Optional Protocol to the Convention on the Rights of the Child on the involvement of children in armed conflict: Signed (13 Jun 2000). Ratified (23 Sep 2003).
Compulsory recruitment age: 18.
Voluntary recruitment age: 18, but the Home Guard Youth was open to volunteers from the age of 16.
Duration of compulsory military service: 12 months, in practice shortened to 8 to 9 months. A small number of conscripts serve in the National Guards for 6 months, but have to do an annual two weeks’ reservist training up to the age of 44. Conscripts who have performed regular military service also have reservist obligations up to the age of 44, but are in practice seldom called up for reservist training.
Conscientious objection to military service recognised for conscripts: Yes, since 1922.
Duration of civilian service: 13 months.
Conscientious objection recognised for professional soldiers: No.
Military expenditure: 1.6% of GDP (data 2009).
1) The Home Guard Youth was an entirely voluntary organization for young persons, providing “outdoor recreation and other physical and sporting activities with a military element”, to be pursued in the young person’s free time and without any liability for enrolment in the armed forces. The Home Guard Youth was open to volunteers from the age of 16.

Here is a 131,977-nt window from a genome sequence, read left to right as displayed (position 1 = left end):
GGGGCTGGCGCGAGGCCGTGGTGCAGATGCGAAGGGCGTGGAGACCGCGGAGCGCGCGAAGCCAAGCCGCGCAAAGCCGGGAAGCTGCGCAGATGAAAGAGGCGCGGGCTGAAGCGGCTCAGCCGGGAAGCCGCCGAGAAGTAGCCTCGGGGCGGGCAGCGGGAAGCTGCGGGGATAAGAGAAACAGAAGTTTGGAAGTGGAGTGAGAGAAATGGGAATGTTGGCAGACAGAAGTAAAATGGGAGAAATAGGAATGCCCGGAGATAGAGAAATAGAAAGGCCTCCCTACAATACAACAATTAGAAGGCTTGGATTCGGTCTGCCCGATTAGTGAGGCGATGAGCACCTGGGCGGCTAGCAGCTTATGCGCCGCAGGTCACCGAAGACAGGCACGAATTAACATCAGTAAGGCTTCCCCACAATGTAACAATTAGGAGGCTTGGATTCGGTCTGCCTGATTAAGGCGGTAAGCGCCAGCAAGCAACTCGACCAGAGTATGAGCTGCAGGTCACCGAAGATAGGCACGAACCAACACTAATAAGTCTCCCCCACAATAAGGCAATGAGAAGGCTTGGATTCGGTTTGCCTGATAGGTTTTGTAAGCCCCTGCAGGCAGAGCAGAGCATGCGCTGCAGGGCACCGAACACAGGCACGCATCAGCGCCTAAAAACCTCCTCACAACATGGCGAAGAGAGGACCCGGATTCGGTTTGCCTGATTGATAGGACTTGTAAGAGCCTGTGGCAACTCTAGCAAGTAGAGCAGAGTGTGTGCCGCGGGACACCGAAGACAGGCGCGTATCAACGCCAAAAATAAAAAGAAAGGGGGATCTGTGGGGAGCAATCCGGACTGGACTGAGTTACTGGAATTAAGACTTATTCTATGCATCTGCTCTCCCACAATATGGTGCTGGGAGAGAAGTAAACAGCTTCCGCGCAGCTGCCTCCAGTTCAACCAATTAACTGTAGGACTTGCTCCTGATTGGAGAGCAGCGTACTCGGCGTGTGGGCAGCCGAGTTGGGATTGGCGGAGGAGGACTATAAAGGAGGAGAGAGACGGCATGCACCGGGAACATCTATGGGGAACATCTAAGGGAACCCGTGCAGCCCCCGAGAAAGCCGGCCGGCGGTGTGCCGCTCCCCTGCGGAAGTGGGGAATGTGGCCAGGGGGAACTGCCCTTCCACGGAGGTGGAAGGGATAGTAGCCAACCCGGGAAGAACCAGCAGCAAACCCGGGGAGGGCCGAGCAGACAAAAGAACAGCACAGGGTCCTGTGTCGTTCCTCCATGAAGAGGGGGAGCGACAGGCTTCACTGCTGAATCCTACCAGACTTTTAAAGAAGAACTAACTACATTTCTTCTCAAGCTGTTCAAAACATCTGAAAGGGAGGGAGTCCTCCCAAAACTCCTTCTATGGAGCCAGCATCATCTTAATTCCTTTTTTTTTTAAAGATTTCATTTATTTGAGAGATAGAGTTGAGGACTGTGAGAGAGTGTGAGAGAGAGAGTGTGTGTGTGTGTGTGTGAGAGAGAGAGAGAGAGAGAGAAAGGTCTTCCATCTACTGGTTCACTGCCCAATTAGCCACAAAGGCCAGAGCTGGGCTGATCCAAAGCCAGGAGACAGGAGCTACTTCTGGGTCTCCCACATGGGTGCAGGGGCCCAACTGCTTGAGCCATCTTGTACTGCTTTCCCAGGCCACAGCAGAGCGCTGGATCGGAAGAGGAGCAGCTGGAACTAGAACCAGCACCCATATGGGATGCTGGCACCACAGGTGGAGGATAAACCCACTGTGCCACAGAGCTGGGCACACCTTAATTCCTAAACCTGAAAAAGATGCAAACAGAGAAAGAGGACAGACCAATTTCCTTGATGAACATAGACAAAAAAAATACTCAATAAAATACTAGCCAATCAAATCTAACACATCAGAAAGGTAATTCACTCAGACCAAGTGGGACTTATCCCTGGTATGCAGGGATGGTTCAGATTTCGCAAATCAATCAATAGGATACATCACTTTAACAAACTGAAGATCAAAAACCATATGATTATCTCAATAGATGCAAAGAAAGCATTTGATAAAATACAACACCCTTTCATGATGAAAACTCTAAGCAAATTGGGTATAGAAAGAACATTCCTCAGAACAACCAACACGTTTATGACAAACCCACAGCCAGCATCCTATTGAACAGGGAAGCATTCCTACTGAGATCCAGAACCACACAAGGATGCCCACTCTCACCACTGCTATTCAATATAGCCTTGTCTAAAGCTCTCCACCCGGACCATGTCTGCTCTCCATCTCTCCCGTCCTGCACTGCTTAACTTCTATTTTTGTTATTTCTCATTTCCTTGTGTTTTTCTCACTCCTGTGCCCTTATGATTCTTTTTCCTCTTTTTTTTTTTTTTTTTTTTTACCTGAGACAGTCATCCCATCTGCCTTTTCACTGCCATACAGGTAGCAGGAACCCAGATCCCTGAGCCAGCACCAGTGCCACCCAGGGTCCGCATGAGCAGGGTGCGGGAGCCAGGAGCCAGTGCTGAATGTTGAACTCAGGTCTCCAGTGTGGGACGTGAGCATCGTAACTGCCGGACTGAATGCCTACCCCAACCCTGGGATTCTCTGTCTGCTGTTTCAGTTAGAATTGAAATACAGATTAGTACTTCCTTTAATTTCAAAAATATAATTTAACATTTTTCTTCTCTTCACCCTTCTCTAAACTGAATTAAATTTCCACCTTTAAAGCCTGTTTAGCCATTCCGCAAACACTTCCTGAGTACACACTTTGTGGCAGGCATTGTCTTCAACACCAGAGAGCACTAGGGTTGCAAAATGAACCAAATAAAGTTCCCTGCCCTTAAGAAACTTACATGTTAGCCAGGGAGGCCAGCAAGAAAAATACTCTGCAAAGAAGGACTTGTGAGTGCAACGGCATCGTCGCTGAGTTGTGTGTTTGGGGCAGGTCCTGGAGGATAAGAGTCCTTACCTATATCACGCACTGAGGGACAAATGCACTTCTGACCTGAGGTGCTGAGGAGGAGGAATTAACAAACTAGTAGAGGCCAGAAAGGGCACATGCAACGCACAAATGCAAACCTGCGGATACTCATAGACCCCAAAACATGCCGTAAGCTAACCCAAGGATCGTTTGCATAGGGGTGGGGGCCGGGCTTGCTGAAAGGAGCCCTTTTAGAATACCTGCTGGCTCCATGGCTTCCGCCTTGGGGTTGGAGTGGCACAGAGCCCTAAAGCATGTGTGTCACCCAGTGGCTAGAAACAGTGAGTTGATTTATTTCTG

2) There is no right to conscientious objection for professional soldiers.
3) The civilian service has punitive duration (8,3% longer than the military service).
4) Each year, between 100 and 200 conscripts refuse to perform both military and substitute service. They are usually sentenced to “enforced completion of the service”, which means that they are forced to perform a substitute service consisting of regular substitute service duties. This is mainly relevant for Jehovah’s Witnesses. They do not want to apply for substitute service but they will comply with doing substitute service if they are sentenced to perform it. Approximately 150 Jehovah’s Witnesses per year are sentenced to enforced service. Total objectors who do not comply with the sentence of enforced substitute service are usually sentenced to a fine and three months’ imprisonment under Article 35 of the Military Penal Law for “unauthorized absence from military service”. The Military Penal Law envisages a renewed call-up after release and a repeated three months’ imprisonment. In practice, the second sentence is often pardoned.
1) Stop military training and abolish military schools for persons aged under 18 (regarding the Home Guard Youth).
2) Recognise the right to conscientious objection for professional soldiers.
3) Make a civilian service of equal duration to the military one.
4) Stop prosecuting total objectors (especially repeatedly for their continued refusal to serve in the army).
Notes: The government has set a maximum on the number of COs that can be employed per year at 1,490. As the number of recognized COs is higher, this means that a considerable number of COs cannot start their substitute service. Consequently, between 500 and 1,000 COs per year are not called up for substitute service and are in practice exempt from serving altogether.